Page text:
### Welcome!

I am a physical oceanographer interested in how ocean water is mixed and transformed. I am a Research Scientist at the Bedford Institute of Oceanography in Halifax, Nova Scotia.

### Recent Posts:

2022-01-21 I first tried running the well-known numerical ocean model MITgcm about 12 years ago when I was thinking of trying to run some numerical simulations of shoaling nonlinear internal waves for my thesis work. As it turned out, I had more observational data than even I was going to be able to look at, so I shelved the modeling part of the project and moved on to pure data analysis. ...
2021-11-28 NOTE: This post originally appeared on my (very) old Wordpress blog, and never got migrated to either my Jekyll or Hugo sites. This is just a re-posting to keep it together with other useful things. Introduction When forking a branch on github, it was not entirely clear to me how to sync branches other than master (e.g. to make a pull request). The following eventually seemed to work: ...
2021-06-10 One of my primary research programs is to use ocean gliders (a type of autonomous underwater sampling vehicle) to monitor ocean conditions on the Scotian Shelf near my home of Halifax, NS. As part of that work, I have been exploring ways to build a pipeline for converting the raw data into a consistently-formatted netCDF file with all the relevant data and metadata. I recently starting learning some python, with the goal of using the pyglider toolbox developed by my colleague Jody Klymak as part of his C-PROOF project. ...
2021-04-13 Introduction The other day I wrote a quick post about a few tricks for speeding up plots in R, and specifically in “base” R (i.e. not ggplot). However after writing that post my brain didn’t stop thinking about it, particularly since the third solution I provided there (to just subsample the data before plotting) didn’t really sit well with me, since there’s a good chance that it could produce a plot that looks different from one made with the entire dataset, due to subsampling away the variability that gives a plot it’s “character”. ...
2021-04-11 Introduction I love R (obviously). And I even love base graphics – it’s refreshingly dumb about so many things, that it means that you don’t (usually) have to fight it to get it to do what you want for a complicated plot (see e.g. legend()). The ggplot2 system is great – especially for those who find themselves adrift in the tidyverse, but in my experiments of plotting oceanographic data with ggplot I have found it to be very slow (and I’m not the only one). ...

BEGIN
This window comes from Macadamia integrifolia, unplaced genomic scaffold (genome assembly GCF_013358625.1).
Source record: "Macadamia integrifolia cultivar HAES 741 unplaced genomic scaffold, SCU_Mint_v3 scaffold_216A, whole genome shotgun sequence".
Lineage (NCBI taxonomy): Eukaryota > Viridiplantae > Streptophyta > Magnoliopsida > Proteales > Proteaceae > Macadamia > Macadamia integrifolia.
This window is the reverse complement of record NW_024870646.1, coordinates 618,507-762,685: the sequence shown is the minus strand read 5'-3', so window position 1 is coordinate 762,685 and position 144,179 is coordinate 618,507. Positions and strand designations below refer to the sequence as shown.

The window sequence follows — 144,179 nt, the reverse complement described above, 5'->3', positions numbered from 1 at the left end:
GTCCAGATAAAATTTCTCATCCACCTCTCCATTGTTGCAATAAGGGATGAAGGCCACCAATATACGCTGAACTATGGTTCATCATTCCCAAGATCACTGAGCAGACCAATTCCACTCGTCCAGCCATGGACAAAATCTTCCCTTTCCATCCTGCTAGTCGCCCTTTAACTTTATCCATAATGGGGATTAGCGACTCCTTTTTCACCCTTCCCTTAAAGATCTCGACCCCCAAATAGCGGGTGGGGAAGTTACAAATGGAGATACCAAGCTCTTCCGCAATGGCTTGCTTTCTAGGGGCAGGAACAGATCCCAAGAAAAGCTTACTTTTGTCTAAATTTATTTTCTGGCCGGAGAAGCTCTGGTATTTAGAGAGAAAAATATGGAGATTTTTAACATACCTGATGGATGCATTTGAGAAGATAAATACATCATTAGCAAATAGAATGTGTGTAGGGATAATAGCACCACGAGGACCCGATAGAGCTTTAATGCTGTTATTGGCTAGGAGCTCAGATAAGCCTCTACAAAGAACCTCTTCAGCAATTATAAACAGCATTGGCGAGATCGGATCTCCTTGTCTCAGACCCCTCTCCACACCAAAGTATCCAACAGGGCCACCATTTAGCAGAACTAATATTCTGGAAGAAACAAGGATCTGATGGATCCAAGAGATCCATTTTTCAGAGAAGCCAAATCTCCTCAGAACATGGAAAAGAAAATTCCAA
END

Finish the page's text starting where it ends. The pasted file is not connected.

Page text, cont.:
2021-01-26 In the spirit of continuing blog posts, this post follows from the last one: “Functions to model ocean interfaces”, in which I explored the “error function” as a nice model for a diffusive interface between two homogenous layers. Often I use these kinds of idealized interfaces for synthetic gradients, to simulate ocean sensor responses as they profile through a dynamic environment (see e.g. this recent paper by Martini et al. ...
2021-01-24 A while ago, I found a beautiful CTD profile in our AZMP data archive, that was a nearly perfect fit to one of my favourite functions, the $$\tanh$$ function: A perfect CTD profile. library(oce) ctd <- read.oce('D19002034.ODF') ## Warning in read.odf(file = file, columns = columns, exclude = exclude, debug = ## debug - : "CRAT_01" should be unitless, but the file states the unit as "S/m" so ## that is retained in the object metadata. ...
2020-08-30 When updating my blog last week, for the first time this year, I was reminded that while I have really liked being able to use Github pages combined with jekyll to build a free static blog/website, maintaining the jekyll dependencies and ensuring that I can locally build my site on a number of different computers/OSes has turned out to be a bit of a pain. Lately it has seemed that every time I go to make an update, something was broken and I would have to spend an hour or so Googling how to fix it, only to have to go through it all again when I updated from a different computer. ...
2020-08-17 Introduction A lot has happened since my last post (and really, I mean A LOT). However, in the spirit of that last post, one good thing that has happened is that in the upcoming 1.3-0 release of the oce package on CRAN we have changed the default colormap (or “palette” as it’s often referred in the R world) to something not nearly sucky as the classic “jet” colormap (originally made popular by Matlab). ...
2019-12-28 Introduction Making plots in oceanography (or anything, really) often requires creating some kind of “color map” – that is, having a color represent a field in a plot that is otherwise two-dimensional. Frequently this is done when making “image”-style plots (known in MatlabTM parlance as “pcolor” or pseudocolor plots), but could also be in coloring points on a 2D scatter plot based on a third variable (e.g. a TS plot with points colored for depth). ...